Poor communications between police and the Fire Services meant firemen were unaware there were people trapped on the top floor of the Garley Building, the blaze inquiry heard yesterday.
Chin Ching-han from the nearby Chow Sang Sang Building, called 999 at 4.53 pm after receiving a call from a colleague trapped on the top floor, one minute after the first firefighting team arrived, the inquiry heard.
However, thinking it was a repeat report, the police did not pass the call on to the Fire Services Department's control console.
The inquiry heard earlier that Fire Services were unaware people were trapped in the Chow Sang Sang office on the top floor until 9.40 pm when a victim's husband reported her missing. The department was also unaware more than 20 people were trapped in the office until 10.58 pm. Twenty-two staff perished in the office. Forty people died in the blaze last November.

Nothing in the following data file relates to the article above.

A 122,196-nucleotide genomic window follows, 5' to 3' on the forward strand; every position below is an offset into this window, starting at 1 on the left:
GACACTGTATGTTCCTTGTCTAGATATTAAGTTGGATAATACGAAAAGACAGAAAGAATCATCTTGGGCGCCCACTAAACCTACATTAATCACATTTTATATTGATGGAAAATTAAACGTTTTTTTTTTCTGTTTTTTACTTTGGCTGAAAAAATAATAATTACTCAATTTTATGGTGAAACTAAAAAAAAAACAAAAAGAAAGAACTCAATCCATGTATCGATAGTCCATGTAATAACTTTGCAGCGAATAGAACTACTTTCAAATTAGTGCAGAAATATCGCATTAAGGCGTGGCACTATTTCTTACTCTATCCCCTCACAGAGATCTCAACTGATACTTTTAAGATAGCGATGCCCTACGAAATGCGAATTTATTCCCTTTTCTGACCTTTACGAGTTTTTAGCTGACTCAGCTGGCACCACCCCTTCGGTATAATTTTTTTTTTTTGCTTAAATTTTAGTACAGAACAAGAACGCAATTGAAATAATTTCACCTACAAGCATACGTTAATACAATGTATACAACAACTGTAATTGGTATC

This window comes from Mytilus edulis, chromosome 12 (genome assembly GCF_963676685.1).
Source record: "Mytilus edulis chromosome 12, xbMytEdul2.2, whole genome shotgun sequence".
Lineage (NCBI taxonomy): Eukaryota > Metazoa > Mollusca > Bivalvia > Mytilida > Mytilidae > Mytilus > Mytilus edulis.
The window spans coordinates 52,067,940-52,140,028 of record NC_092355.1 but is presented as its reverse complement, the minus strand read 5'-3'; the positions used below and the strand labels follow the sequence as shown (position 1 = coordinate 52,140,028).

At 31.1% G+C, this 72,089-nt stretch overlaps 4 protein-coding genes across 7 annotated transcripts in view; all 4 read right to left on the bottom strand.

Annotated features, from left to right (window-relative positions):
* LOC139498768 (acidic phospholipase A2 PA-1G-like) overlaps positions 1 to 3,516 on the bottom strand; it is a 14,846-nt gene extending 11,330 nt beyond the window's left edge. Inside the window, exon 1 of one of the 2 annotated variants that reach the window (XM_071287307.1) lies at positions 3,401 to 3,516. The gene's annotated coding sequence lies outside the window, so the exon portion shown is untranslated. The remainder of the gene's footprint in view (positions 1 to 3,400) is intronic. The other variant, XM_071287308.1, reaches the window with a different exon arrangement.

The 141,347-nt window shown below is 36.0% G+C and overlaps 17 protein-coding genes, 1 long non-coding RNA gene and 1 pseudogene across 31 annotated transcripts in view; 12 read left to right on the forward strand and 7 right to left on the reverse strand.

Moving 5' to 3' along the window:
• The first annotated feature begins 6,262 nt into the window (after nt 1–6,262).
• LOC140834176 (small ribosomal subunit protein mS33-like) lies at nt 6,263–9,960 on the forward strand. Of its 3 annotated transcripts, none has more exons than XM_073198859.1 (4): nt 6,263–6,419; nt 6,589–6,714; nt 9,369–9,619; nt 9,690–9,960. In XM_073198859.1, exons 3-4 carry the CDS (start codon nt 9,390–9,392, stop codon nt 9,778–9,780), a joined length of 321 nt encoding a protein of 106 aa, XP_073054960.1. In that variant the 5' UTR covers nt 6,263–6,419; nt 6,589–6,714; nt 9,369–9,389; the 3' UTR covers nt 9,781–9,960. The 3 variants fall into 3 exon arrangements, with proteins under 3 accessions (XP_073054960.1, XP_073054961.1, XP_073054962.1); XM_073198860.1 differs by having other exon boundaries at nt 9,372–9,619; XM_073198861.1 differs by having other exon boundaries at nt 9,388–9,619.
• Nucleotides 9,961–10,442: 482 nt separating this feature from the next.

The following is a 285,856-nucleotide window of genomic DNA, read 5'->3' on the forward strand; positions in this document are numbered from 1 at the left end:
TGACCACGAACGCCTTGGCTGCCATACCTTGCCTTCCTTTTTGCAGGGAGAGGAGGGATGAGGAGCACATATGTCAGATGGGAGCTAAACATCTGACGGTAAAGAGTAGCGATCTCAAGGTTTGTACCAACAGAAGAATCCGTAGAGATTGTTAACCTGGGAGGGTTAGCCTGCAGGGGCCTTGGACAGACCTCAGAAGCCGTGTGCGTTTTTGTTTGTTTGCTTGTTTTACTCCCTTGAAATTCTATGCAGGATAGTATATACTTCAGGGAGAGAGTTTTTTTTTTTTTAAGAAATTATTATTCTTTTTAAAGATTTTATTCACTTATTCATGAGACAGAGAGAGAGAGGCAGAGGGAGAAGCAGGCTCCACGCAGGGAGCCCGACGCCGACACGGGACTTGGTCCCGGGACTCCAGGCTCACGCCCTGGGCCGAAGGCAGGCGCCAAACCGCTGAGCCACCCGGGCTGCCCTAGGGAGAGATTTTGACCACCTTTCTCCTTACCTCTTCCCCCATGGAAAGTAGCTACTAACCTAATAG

Commission counsel Benjamin Yu QC asked why so little information had been taken from Ms Chin. 'If you do not even ask, some important information may be missed,' he said.
Inquiry chief Mr Justice Woo Kwok-hing said Fire Services might have learned many people were still trapped if a simple question had been asked.
He urged departments to employ better communication co-ordination.
Ambrose Ho, for the police, said the force would study the matter.
The inquiry also heard the Fire Services Department was gearing up to improve its equipment and communication systems. Senior Divisional Officer Gregory Lo Chun-hung said handheld radio equipment would be more powerful when the new Trunk Radio System came into use next month.
A new Address Transmission System providing written addresses would be installed in all stations next April. Team leaders were advised to verify addresses with their members in the meantime.